Zlib is a compression format described in RFC 1950, and implemented in the popular programming library by the same name, written by Jean-Loup Gailly and Mark Adler. Zlib is actually just a container; in theory it can support any type of compression, and in fact very recent version of zlib support a basic run length encoding compression method. But generally speaking zlib is used with DEFLATE, the compression algorithm used in PKZip and gzip. However, the normal output of zlib cannot be decompressed by a program that handles Zip or Gzip files; the zlib format is specific to zlib itself. However, given an implementation of DEFLATE, it's quite simple to write code that handles the Zlib format, since it basically consists of putting a properly formatted set of magic numbers at the start.
Like gzip, zlib only handles a single stream of data at a time; while it would be possible to support single-file access like Zip does, this would have to be done at the application level. The zlib format is used in many protocols, including HTTP compression, PNG, and OpenPGP.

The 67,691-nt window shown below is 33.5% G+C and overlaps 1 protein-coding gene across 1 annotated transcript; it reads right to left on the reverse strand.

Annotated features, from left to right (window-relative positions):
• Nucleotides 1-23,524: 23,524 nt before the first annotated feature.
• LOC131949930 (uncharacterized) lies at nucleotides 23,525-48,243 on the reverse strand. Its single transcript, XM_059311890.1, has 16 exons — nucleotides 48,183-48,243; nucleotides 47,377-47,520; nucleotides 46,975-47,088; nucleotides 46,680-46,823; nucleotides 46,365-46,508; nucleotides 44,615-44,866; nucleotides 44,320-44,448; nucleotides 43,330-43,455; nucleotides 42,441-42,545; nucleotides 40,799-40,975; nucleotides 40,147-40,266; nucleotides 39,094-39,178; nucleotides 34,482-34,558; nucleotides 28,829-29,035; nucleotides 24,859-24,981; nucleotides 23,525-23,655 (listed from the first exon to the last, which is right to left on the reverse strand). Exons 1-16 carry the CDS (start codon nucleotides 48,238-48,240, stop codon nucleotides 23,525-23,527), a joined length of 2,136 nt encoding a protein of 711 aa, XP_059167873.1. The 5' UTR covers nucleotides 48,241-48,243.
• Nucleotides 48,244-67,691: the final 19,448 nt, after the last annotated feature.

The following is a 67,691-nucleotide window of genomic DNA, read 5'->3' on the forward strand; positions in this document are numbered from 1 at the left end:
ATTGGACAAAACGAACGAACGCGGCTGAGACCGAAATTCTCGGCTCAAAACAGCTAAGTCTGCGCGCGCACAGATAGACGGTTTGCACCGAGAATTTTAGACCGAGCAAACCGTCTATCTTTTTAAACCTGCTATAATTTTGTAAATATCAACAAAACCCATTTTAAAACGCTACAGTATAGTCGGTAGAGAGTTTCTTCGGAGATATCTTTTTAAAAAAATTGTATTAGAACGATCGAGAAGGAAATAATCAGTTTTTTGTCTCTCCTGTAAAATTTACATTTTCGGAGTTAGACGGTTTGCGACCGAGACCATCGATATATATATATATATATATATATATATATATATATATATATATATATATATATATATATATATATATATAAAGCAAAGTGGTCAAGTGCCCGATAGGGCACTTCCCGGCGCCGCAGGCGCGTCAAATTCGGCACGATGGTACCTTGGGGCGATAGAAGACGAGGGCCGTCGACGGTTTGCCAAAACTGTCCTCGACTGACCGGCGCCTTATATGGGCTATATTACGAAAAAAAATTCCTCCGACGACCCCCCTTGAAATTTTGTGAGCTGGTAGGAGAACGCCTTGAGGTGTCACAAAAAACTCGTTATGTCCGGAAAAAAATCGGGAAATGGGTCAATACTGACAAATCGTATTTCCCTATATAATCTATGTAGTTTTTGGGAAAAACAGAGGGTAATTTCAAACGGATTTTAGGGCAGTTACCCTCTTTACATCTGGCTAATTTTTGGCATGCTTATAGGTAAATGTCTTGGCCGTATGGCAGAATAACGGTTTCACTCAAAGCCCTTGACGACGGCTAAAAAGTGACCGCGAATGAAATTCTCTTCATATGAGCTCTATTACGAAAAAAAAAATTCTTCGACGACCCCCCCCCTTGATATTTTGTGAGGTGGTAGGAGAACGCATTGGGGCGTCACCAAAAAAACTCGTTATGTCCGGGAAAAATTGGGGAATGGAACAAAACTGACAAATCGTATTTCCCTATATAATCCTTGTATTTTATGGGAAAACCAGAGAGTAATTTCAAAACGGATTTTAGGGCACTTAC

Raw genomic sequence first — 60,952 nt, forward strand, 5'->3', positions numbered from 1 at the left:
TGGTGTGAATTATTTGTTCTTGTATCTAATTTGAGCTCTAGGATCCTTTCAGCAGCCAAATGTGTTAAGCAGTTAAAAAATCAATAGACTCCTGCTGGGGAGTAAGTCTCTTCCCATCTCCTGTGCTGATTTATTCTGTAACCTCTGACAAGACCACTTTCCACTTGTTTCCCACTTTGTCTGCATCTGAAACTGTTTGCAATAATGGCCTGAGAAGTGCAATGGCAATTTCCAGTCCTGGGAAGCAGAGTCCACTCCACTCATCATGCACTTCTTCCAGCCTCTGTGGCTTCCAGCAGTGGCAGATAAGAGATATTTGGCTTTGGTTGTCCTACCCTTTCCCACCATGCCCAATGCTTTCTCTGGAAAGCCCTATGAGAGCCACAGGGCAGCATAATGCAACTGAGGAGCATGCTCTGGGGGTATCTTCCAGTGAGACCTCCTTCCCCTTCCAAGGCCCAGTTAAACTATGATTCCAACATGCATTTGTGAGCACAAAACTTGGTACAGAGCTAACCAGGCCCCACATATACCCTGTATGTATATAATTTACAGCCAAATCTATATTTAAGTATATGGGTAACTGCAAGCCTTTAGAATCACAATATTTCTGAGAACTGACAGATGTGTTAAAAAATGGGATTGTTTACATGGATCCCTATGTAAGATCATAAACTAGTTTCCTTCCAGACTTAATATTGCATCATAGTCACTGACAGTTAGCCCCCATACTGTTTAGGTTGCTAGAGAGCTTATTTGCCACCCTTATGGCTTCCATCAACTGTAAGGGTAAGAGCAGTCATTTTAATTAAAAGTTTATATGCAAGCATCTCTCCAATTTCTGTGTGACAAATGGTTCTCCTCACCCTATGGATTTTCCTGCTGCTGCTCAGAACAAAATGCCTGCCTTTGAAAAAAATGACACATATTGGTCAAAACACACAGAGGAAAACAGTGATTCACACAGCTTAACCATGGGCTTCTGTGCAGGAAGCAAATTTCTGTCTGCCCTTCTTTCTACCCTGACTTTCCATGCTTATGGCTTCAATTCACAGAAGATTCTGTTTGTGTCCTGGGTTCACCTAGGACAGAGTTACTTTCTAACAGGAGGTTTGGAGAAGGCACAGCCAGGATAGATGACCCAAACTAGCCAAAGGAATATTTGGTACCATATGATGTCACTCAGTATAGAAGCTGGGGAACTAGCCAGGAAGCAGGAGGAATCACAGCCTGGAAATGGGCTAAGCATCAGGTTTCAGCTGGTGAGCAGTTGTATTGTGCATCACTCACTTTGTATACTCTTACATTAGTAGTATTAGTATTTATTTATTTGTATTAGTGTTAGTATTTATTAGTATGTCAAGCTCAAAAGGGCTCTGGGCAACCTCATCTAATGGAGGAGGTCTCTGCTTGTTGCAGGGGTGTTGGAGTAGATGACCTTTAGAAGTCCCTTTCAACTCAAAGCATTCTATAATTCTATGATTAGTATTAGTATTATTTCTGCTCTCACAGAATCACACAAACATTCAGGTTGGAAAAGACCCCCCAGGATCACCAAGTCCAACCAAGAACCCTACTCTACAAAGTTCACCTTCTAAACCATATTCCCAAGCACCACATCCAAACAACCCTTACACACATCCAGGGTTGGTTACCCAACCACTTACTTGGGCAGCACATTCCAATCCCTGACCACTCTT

Zlib has suffered from a few security bugs in the recent past; due to zlib's very wide use, these affected a lot of applications, but fortunately the holes were never exploited to any wide extent. For a while it had seemed that development was mostly in a holding pattern, but with the recent release of the 1.2 version series, development seems to be moving along well, with a lot of bug fixes, optimizations, and new features being added.
The basic interface to zlib is written in C, but bindings for C++, Python, Perl, and nearly every other language you can think of are supported. In addition, a few people have reimplemented Zlib compressors and decompressors from scratch in Java and C++. The zlib interface has also ended up being the canonical interface for a compression library; the programming interface to bzip2, zlib's only major competitor, is nearly identical.
Zlib is available for pretty much every platform in existence, including Unix, DOS/Windows, Mac Classic, BeOS, OS/2, VMS, OS/400, and OS/390. It is used in programs ranging from Firefox to XFree86.